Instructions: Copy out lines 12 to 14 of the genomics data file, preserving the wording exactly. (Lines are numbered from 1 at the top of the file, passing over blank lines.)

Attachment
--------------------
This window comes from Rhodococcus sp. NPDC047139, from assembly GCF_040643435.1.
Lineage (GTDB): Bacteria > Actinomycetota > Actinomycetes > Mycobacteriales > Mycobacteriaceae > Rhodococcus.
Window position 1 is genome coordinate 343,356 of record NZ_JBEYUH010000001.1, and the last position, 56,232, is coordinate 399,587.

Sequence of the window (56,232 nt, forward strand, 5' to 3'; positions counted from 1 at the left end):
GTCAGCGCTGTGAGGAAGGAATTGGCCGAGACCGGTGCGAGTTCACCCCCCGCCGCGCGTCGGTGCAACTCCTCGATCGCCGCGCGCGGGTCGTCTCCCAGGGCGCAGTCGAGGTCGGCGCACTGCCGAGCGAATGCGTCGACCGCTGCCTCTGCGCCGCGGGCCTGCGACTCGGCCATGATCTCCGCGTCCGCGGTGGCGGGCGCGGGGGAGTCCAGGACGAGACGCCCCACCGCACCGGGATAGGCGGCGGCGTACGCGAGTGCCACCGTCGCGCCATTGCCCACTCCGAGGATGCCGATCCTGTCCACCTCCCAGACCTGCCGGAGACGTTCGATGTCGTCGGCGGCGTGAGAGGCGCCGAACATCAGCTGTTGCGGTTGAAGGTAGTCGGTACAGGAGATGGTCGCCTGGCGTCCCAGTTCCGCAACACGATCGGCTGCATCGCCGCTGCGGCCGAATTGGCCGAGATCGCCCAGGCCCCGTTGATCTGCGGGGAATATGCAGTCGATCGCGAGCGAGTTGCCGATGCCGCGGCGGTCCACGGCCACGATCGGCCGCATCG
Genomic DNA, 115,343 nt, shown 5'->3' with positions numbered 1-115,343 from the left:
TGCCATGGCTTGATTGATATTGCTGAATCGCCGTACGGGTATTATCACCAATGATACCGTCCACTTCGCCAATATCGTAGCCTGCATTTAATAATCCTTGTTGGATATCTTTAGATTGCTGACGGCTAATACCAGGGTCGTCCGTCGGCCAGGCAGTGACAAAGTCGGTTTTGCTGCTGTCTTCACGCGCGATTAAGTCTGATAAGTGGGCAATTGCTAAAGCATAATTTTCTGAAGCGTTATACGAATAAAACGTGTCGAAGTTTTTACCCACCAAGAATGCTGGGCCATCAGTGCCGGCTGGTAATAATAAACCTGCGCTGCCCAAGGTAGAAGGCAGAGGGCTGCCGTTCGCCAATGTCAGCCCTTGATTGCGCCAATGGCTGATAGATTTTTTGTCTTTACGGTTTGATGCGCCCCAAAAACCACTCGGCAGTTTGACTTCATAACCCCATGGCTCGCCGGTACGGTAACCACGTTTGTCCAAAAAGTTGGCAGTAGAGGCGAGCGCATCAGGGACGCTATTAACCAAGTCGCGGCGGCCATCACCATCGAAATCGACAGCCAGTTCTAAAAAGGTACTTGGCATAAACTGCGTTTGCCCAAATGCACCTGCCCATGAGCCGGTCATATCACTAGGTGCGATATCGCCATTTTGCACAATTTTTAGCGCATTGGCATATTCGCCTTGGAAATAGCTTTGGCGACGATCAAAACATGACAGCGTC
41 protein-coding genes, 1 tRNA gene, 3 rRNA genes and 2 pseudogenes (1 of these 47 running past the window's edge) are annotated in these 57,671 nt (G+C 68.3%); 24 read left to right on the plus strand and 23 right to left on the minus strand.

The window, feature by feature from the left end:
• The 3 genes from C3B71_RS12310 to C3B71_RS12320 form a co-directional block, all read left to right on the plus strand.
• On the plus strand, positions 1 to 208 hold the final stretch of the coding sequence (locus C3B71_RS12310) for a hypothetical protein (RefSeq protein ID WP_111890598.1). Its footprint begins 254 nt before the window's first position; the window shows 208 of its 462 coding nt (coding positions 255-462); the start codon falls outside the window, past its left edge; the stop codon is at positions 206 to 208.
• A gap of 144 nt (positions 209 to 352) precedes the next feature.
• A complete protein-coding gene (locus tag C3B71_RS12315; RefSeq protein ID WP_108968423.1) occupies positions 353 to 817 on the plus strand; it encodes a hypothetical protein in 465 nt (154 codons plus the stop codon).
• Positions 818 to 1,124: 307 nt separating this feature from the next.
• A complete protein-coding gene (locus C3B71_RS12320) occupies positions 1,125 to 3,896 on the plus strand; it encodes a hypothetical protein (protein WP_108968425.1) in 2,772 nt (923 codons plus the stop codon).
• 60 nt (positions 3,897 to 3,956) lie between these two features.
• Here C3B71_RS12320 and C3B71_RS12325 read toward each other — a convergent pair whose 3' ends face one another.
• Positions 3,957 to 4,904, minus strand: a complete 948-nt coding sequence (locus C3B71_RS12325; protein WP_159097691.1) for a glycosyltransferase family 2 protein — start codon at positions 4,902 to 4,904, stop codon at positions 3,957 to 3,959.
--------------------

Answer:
• A gap of 144 nt (positions 209 to 352) precedes the next feature.
• A complete protein-coding gene (locus tag C3B71_RS12315; RefSeq protein ID WP_108968423.1) occupies positions 353 to 817 on the plus strand; it encodes a hypothetical protein in 465 nt (154 codons plus the stop codon).
• Positions 818 to 1,124: 307 nt separating this feature from the next.